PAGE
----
CES 2013 | Nvidia presents Project Shield mobile gaming hardware

The GPU giant starts off CES 2013 with a bang by announcing its own gaming console. Shield will be an open platform handheld designed to compete in the same space as the Sony Vita and Nintendo 3DS

Nvidia today demonstrated its first device sporting the upcoming Tegra 4 SoC: Project Shield. The Android-based mobile gaming platform takes the form of the familiar console controller and will be able to play both Android and select PC titles from Steam. It is expected to have access to all games in the Google Play Store and can also serve as a wireless receiver/controller for PCs. Those with a GeForce GTX 650 or higher can also stream their PC games directly (through Wi-Fi only) to the Shield handheld.

The chassis of Shield is reminiscent of a gamepad complete with dual analog sticks, shoulder buttons, directional pad and action buttons. The center buttons include speaker control, Home, Back, and a Shield button likely for launching Shield-specific apps.

The flipped top reveals a 5-inch 1280 x 800 pixel resolution touchscreen display with "Direct Touch Technology" for more uniform and precise responsiveness compared to traditional LCD touchscreen devices. The speaker system should provide a balanced mid-range as well as bass reflex.

Besides the usual USB port, the Shield can output HDMI and includes a microSD slot. Nvidia was able to output Blood Sword: Sword of Ruin and Hawken to a 4K display during its official demonstration. Because of its native Android OS, regular Android apps such as Hulu, Netflix, and others are all compatible.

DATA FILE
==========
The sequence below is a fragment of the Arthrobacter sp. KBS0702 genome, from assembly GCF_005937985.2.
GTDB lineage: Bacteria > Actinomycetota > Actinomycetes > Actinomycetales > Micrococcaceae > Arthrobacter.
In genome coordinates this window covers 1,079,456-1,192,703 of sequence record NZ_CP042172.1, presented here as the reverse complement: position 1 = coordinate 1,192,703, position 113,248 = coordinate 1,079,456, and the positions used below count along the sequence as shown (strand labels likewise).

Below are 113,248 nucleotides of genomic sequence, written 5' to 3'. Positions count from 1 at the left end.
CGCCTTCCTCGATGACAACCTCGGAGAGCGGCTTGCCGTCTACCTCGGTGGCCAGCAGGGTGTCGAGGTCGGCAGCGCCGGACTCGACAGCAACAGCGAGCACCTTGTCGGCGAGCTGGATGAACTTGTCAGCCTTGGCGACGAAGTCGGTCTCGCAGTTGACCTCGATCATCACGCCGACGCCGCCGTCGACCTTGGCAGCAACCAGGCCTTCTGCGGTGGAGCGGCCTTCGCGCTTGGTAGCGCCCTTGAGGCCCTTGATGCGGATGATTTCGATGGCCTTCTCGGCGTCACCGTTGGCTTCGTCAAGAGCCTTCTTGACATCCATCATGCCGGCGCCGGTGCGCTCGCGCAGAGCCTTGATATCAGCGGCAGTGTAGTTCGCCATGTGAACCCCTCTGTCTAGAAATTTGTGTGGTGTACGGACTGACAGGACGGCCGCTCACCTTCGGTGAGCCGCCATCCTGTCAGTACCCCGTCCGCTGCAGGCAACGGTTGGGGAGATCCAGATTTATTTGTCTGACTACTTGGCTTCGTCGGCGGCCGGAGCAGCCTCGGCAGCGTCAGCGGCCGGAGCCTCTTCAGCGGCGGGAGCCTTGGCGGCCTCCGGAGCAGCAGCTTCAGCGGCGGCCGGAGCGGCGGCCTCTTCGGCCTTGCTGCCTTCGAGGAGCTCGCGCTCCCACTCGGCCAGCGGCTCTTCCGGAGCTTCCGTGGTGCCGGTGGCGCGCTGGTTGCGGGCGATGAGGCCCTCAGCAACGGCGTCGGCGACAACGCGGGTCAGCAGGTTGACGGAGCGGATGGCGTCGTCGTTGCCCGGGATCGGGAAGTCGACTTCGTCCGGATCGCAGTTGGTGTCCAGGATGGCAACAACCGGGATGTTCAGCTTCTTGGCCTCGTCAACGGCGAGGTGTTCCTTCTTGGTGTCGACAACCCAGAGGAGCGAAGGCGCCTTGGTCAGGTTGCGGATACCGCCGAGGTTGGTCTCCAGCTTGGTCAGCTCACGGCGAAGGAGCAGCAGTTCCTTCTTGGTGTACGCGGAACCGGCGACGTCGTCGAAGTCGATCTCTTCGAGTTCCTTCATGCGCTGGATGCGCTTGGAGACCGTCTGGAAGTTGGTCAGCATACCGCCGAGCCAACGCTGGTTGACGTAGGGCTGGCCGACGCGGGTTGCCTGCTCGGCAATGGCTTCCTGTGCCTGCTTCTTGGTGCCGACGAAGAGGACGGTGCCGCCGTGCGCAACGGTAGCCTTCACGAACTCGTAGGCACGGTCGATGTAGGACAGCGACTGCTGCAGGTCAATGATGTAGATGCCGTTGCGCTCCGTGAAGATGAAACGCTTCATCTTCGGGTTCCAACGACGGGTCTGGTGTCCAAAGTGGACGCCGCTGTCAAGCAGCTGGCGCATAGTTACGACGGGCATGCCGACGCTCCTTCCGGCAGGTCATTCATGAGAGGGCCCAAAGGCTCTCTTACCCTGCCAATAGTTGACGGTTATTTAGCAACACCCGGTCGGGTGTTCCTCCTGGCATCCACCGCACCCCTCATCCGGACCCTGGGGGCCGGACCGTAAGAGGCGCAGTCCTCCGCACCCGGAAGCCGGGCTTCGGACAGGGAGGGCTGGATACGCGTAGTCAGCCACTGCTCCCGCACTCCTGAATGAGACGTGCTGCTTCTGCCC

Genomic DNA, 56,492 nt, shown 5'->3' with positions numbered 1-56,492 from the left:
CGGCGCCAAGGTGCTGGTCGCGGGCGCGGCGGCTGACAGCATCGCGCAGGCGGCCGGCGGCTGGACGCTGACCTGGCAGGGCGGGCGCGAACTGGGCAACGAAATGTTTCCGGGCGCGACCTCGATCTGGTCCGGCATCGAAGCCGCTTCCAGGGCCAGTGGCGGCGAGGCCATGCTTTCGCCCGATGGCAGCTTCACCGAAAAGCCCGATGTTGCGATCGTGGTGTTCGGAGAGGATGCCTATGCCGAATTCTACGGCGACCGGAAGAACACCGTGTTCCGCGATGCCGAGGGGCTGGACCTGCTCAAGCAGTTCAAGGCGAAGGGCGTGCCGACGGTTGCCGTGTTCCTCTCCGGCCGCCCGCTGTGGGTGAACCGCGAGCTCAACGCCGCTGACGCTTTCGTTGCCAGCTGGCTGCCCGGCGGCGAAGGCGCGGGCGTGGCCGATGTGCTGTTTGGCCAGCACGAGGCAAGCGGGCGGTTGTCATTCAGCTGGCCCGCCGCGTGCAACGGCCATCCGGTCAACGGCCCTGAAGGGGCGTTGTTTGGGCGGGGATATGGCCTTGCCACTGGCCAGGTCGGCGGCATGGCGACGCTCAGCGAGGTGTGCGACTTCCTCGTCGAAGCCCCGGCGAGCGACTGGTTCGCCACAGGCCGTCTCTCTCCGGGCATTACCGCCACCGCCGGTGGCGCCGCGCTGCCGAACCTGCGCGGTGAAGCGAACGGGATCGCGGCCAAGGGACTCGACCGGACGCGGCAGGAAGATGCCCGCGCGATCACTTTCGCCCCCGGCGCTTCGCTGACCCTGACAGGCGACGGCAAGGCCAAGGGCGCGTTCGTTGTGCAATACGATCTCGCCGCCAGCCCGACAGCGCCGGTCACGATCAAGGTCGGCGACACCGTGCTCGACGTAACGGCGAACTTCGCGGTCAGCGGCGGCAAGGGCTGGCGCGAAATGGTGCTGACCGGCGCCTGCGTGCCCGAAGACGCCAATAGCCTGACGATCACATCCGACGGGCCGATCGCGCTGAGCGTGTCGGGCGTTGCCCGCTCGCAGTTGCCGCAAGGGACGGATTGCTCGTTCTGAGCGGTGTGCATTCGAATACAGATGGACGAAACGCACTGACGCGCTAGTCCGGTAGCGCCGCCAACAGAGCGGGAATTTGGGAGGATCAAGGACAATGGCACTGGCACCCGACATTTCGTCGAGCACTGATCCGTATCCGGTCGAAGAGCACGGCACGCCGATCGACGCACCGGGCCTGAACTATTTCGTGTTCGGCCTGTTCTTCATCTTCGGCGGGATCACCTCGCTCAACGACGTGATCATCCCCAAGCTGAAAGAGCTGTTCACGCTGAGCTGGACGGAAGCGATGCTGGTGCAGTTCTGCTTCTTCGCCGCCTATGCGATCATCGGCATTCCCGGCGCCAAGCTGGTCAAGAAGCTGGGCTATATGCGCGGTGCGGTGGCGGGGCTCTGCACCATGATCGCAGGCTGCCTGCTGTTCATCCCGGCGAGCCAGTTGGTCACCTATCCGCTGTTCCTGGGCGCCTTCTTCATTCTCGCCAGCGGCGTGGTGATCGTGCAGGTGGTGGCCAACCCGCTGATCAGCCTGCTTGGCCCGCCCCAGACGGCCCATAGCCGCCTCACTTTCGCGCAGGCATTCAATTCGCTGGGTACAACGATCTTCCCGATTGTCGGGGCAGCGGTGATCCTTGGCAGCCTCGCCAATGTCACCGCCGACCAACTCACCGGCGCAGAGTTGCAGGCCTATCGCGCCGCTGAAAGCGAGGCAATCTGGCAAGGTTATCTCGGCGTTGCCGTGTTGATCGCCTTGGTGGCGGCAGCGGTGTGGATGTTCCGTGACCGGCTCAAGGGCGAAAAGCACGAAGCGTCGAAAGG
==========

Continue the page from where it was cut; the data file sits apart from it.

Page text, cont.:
Both prices and a launch window have yet to be revealed, but Nvidia is targeting a release in the second half of 2013

Portable Spielekonsole Nvidia Project Shield

Nvidia Project Shield:

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> Notebook / Laptop Reviews and News > News > News Archive > Newsarchive 2013 01 > Nvidia presents Project Shield mobile gaming hardware
Ronald Tiefenthäler, 2013-01- 8 (Update: 2013-01- 8)
Allen Ngo
Allen Ngo - US Editor in Chief
After graduating with a B.S. in environmental hydrodynamics from the University of California, I studied reactor physics to become licensed by the U.S. NRC to operate nuclear reactors. There's a striking level of appreciation you gain for everyday consumer electronics after working with modern nuclear reactivity systems astonishingly powered by computers from the 80s. When I'm not managing day-to-day activities and US review articles on Notebookcheck, you can catch me following the eSports scene and the latest gaming news.